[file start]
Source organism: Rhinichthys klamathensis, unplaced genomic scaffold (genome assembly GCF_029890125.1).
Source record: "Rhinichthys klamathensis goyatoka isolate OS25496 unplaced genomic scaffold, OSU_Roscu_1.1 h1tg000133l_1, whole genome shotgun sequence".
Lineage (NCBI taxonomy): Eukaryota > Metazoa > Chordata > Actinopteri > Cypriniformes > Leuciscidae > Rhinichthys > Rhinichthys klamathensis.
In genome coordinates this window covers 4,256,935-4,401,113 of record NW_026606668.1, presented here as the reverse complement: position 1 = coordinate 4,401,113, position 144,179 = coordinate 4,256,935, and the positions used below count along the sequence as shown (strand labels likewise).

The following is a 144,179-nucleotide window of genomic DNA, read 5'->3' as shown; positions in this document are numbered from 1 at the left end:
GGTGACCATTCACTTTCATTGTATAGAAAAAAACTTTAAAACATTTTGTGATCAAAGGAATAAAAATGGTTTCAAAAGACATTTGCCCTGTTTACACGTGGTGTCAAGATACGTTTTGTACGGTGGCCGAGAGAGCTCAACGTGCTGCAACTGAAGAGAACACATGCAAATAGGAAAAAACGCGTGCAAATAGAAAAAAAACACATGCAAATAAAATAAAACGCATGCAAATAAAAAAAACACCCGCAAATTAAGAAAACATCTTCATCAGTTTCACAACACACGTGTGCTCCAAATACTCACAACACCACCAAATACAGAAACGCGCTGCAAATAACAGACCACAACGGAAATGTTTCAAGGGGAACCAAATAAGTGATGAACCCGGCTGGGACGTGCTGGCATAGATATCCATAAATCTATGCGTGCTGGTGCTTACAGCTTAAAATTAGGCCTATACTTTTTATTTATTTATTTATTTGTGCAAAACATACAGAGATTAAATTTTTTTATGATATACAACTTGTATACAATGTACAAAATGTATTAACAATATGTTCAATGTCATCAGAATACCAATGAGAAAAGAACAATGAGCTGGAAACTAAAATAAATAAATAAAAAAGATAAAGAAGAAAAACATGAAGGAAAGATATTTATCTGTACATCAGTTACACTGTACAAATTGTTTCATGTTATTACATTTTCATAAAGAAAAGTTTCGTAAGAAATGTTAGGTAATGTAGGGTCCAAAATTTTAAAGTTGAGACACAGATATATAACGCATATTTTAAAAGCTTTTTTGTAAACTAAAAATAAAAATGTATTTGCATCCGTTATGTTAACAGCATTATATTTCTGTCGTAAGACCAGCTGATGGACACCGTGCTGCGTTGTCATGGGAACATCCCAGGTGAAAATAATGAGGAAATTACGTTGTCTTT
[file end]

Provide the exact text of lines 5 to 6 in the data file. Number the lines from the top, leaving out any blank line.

The following is a 144,179-nucleotide window of genomic DNA, read 5'->3' as shown; positions in this document are numbered from 1 at the left end:
GGTGACCATTCACTTTCATTGTATAGAAAAAAACTTTAAAACATTTTGTGATCAAAGGAATAAAAATGGTTTCAAAAGACATTTGCCCTGTTTACACGTGGTGTCAAGATACGTTTTGTACGGTGGCCGAGAGAGCTCAACGTGCTGCAACTGAAGAGAACACATGCAAATAGGAAAAAACGCGTGCAAATAGAAAAAAAACACATGCAAATAAAATAAAACGCATGCAAATAAAAAAAACACCCGCAAATTAAGAAAACATCTTCATCAGTTTCACAACACACGTGTGCTCCAAATACTCACAACACCACCAAATACAGAAACGCGCTGCAAATAACAGACCACAACGGAAATGTTTCAAGGGGAACCAAATAAGTGATGAACCCGGCTGGGACGTGCTGGCATAGATATCCATAAATCTATGCGTGCTGGTGCTTACAGCTTAAAATTAGGCCTATACTTTTTATTTATTTATTTATTTGTGCAAAACATACAGAGATTAAATTTTTTTATGATATACAACTTGTATACAATGTACAAAATGTATTAACAATATGTTCAATGTCATCAGAATACCAATGAGAAAAGAACAATGAGCTGGAAACTAAAATAAATAAATAAAAAAGATAAAGAAGAAAAACATGAAGGAAAGATATTTATCTGTACATCAGTTACACTGTACAAATTGTTTCATGTTATTACATTTTCATAAAGAAAAGTTTCGTAAGAAATGTTAGGTAATGTAGGGTCCAAAATTTTAAAGTTGAGACACAGATATATAACGCATATTTTAAAAGCTTTTTTGTAAACTAAAAATAAAAATGTATTTGCATCCGTTATGTTAACAGCATTATATTTCTGTCGTAAGACCAGCTGATGGACACCGTGCTGCGTTGTCATGGGAACATCCCAGGTGAAAATAATGAGGAAATTACGTTGTCTTT